As a school, we believe that by providing children with a high-quality education in English, they will be able to use their writing to communicate ideas in a coherent manner. We understand that through the teaching of writing in English, children will be better equipped when writing in wider curriculum areas.
At St Bees Village School, we intend to:
- provide children with daily writing opportunities;
- develop children’s passion for writing;
- encourage children to write coherently;
- choose a variety of text types which engage and inspire children, providing them with good models for their own writing;
- support children in being ambitious with their vocabulary choices;
- teach children the age appropriate spellings;
- give children the knowledge and understanding of how to use a wide range of punctuation correctly;
- demonstrate how reading and writing skills can interlink.
At St Bees Village School, writing is embedded throughout all aspects of learning. Writing is linked to our class text listed on the reading spine (see appendix 4) and children are involved in discussion, drama and other activities to stimulate ideas and vocabulary for a wide range of writing, such as letters, stories, persuasive leaflets and non-chronological reports. Texts are chosen by the class teacher based on a range of influences, such as those suggested on the Power of Reading lists and Pie Corbett’s reading spine. We use the Talk for Writing approach to support the teaching and learning of writing. Talk for Writing provides children with the opportunity to verbally practise what they are going to write about before planning and then moving onto writing their final piece. Each stage is modelled by the teacher to help scaffold children’s learning and ensure success. This in addition to the use of quality texts provide children with a strong model to follow. This process is extremely valuable to our children, and helps them to become confident and accomplished writers. Teachers also use Power of Reading learning opportunities within the Talk for Writing process to further enhance pupil understanding. The Power of Reading opportunities allow for children to see how reading, writing and spoken language are intertwined.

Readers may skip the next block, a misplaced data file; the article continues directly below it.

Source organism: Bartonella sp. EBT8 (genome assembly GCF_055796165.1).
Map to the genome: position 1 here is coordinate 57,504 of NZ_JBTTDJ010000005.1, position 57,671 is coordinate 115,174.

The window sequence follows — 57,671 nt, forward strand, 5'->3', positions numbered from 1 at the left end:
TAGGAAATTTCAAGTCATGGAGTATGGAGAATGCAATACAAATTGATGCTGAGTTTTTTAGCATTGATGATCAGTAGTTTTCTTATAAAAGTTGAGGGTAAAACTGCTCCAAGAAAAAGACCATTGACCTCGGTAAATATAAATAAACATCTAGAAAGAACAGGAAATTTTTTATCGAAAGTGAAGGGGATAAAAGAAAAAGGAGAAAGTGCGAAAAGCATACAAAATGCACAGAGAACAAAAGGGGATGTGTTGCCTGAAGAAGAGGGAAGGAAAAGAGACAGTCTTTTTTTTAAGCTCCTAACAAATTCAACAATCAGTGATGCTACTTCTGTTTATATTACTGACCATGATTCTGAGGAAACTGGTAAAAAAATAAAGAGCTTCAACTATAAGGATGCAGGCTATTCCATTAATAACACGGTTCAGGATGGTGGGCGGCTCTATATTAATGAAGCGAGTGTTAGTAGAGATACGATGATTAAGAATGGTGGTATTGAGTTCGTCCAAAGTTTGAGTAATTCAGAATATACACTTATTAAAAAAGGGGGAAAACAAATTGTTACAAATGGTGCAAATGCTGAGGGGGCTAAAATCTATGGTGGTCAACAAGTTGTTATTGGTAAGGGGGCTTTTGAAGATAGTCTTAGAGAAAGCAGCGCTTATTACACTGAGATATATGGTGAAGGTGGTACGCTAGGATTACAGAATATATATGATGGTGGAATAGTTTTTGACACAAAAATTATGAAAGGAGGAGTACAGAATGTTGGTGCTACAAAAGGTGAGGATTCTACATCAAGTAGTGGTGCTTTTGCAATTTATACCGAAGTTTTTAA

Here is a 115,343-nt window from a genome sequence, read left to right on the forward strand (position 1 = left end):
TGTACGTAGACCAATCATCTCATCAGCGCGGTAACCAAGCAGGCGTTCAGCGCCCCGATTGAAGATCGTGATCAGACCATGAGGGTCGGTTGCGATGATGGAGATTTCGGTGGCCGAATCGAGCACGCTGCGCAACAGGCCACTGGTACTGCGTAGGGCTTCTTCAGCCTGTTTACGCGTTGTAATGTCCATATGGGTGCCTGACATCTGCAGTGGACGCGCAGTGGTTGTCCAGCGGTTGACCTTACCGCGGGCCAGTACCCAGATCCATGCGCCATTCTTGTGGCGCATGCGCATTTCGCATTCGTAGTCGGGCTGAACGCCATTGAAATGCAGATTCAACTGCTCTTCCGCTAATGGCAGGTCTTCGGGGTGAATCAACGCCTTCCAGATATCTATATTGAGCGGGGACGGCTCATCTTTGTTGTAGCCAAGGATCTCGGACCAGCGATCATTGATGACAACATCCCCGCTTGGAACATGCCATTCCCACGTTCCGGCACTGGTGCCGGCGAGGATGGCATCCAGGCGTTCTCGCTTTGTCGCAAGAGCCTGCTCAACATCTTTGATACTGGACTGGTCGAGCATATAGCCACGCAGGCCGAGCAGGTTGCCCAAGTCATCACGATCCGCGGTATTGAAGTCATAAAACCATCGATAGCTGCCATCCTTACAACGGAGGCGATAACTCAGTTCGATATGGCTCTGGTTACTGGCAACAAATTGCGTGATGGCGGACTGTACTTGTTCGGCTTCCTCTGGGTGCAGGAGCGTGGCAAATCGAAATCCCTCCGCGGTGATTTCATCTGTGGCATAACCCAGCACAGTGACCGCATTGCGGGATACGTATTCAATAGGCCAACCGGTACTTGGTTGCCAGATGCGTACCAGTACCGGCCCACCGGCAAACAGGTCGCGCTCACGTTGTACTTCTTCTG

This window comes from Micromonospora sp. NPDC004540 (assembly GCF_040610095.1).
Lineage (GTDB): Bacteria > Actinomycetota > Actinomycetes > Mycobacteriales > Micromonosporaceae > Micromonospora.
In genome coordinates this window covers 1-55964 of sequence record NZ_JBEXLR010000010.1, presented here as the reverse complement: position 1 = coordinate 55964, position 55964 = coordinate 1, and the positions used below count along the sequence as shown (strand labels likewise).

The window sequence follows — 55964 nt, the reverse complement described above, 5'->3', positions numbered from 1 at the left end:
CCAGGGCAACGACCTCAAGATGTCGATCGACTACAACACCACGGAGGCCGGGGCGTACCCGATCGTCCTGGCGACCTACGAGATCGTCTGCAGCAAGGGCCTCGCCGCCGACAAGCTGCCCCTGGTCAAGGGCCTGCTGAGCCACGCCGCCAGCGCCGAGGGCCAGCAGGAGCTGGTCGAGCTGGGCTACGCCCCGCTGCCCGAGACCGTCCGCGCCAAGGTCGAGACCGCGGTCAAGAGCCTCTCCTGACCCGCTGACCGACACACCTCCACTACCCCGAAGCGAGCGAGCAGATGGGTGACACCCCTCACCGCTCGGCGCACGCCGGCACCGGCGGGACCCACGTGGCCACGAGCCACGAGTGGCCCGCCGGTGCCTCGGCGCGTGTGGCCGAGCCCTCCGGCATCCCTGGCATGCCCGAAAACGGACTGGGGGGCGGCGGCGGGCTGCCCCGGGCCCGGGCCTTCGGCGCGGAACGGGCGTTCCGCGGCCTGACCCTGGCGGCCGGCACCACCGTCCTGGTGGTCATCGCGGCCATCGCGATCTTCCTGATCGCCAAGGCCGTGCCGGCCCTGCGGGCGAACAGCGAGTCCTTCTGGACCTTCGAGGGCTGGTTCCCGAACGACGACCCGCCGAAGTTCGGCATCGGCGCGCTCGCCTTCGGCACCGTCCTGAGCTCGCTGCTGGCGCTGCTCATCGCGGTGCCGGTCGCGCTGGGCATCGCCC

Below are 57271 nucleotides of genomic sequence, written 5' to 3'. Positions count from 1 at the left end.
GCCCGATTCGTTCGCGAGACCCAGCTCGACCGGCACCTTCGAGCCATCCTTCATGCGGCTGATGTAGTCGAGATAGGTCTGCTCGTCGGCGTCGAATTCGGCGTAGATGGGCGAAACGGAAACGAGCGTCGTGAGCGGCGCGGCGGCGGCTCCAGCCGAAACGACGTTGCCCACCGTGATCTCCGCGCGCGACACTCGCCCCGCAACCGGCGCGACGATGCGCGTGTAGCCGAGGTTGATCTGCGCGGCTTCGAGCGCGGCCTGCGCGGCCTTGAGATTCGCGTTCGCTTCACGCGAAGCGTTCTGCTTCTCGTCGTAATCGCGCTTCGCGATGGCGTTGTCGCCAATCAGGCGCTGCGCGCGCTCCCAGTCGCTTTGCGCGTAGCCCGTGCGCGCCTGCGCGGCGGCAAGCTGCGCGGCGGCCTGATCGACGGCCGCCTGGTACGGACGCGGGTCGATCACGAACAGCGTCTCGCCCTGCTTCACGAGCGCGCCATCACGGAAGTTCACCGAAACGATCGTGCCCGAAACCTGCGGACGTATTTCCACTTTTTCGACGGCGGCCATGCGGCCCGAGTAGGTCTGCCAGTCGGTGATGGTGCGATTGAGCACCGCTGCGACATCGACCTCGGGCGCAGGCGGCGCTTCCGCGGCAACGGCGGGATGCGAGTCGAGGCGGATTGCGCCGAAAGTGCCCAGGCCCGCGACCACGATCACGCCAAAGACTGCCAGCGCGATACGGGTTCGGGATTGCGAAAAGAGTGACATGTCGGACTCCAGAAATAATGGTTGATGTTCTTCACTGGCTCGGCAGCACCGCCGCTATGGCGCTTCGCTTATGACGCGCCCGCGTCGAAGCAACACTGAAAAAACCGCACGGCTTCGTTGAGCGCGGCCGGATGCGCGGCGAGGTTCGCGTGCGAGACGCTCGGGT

To support the teaching of writing, the development of motor skills are seen as a priority within our Preschool setting. A range of learning opportunities, activities and resources are provided both indoors and outdoors to promote dexterity. Early Years Practitioners promote independence as much as possible by modelling and demonstrating in order to support children prepare for outdoor play, access resources and use tools safely as well as encouraging children to take manageable risks.
Our outdoor provision (including forest school), enables children to access challenging physical opportunities available through free flow provision to help children to develop bi-lateral coordination, whole body strength (in particular the upper core body strength), special awareness and fine motor skills. Children are taught how to access and use a range of real and play objects and tools for example in sand, water, gravel area, mud kitchen, garden/vegetable plot, construction kits, literacy and outdoor art stores which house a range of papers, pens, crayons, pencils chalks, large brushes and decorating rollers and an outdoor music making area. Children have access to bikes, scooters, loose part large construction materials as well as P.E. equipment and Forest School to promote the development of balance, coordination and strength.